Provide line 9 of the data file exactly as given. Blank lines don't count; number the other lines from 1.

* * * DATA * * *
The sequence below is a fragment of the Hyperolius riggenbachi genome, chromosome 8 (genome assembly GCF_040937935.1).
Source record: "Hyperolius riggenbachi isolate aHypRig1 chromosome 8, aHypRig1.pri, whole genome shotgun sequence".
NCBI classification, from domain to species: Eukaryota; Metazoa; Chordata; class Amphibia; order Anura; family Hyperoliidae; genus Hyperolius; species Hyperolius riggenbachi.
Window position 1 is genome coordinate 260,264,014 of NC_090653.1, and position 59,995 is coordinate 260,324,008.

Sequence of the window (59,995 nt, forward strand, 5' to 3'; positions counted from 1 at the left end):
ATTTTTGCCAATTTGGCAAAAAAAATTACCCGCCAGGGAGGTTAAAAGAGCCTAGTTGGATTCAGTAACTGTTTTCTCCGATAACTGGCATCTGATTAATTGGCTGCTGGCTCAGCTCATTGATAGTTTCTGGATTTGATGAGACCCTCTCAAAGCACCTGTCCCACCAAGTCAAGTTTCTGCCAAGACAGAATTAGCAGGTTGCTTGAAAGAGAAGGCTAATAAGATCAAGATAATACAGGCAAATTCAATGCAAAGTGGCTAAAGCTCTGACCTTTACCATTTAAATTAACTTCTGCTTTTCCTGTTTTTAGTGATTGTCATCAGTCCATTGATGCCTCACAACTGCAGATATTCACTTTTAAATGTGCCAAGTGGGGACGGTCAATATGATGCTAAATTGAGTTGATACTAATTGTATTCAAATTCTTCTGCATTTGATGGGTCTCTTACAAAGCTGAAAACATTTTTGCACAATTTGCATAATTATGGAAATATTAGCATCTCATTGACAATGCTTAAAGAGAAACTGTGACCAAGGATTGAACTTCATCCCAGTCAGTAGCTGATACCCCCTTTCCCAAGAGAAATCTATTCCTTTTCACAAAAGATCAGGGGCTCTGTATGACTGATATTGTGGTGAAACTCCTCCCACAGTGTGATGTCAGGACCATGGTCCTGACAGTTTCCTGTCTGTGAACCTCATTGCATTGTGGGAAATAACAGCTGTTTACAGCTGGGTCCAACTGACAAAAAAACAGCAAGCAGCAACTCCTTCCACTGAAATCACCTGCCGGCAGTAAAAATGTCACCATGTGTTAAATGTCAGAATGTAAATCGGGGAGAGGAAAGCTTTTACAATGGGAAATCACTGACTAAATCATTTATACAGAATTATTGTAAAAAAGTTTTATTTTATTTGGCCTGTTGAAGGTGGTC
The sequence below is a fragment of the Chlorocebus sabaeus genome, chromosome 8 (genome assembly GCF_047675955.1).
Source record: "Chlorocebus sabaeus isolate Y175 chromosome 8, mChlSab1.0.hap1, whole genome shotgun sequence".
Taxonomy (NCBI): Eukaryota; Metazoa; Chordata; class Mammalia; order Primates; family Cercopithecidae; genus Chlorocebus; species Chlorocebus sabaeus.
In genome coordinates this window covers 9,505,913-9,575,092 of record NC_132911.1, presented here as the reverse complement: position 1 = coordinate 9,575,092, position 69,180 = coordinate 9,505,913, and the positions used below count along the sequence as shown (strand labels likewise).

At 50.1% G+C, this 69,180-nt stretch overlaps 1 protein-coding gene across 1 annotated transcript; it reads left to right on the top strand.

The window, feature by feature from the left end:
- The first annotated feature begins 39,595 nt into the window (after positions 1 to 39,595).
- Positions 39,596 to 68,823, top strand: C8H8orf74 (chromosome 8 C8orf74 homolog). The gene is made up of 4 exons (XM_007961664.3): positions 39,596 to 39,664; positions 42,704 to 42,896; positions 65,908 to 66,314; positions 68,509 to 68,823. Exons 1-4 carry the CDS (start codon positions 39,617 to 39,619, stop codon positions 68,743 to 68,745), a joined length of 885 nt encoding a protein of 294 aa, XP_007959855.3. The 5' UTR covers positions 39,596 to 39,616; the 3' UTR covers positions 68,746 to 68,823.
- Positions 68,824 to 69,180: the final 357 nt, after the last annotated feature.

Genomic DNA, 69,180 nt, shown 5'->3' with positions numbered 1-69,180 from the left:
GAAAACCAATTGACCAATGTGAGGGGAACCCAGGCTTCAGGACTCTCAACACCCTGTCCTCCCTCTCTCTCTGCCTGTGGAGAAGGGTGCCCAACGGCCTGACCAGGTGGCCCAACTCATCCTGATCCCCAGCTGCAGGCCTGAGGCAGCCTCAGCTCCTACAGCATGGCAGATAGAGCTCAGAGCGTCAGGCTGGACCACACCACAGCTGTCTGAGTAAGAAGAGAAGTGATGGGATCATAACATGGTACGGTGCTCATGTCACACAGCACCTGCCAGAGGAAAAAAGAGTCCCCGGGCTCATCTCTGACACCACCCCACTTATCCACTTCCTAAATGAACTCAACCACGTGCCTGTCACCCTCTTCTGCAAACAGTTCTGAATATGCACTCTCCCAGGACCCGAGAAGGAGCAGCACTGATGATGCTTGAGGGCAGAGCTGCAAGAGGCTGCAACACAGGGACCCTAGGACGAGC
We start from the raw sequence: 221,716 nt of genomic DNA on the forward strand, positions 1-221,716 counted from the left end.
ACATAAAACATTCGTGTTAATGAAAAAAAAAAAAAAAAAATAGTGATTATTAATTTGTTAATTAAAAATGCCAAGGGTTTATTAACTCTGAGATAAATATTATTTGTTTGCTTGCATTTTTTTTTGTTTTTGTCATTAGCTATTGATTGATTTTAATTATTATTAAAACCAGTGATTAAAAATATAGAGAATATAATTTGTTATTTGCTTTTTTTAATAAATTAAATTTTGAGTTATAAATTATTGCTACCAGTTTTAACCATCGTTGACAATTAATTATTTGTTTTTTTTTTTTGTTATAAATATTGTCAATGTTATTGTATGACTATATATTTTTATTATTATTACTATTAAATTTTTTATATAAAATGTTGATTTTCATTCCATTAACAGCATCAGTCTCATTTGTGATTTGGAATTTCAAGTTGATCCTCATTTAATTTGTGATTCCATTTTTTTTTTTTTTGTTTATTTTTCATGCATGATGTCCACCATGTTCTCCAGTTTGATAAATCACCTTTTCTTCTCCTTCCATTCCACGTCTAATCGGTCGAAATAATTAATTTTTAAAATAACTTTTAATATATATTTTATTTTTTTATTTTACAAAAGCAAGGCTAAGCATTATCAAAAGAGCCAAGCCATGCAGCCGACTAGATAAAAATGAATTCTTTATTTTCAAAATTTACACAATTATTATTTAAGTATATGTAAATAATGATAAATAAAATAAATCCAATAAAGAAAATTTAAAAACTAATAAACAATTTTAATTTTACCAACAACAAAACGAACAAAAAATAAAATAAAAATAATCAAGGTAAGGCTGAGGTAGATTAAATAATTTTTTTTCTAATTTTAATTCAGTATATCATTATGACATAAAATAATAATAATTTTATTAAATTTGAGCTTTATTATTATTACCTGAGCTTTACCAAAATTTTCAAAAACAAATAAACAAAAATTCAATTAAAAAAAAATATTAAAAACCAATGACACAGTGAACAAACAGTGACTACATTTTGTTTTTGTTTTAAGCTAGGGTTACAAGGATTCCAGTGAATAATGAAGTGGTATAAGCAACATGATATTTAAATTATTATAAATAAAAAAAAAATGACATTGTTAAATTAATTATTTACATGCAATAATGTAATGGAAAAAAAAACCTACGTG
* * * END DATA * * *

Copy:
Taxonomy (NCBI): Eukaryota; Metazoa; Chordata; class Mammalia; order Primates; family Cercopithecidae; genus Chlorocebus; species Chlorocebus sabaeus.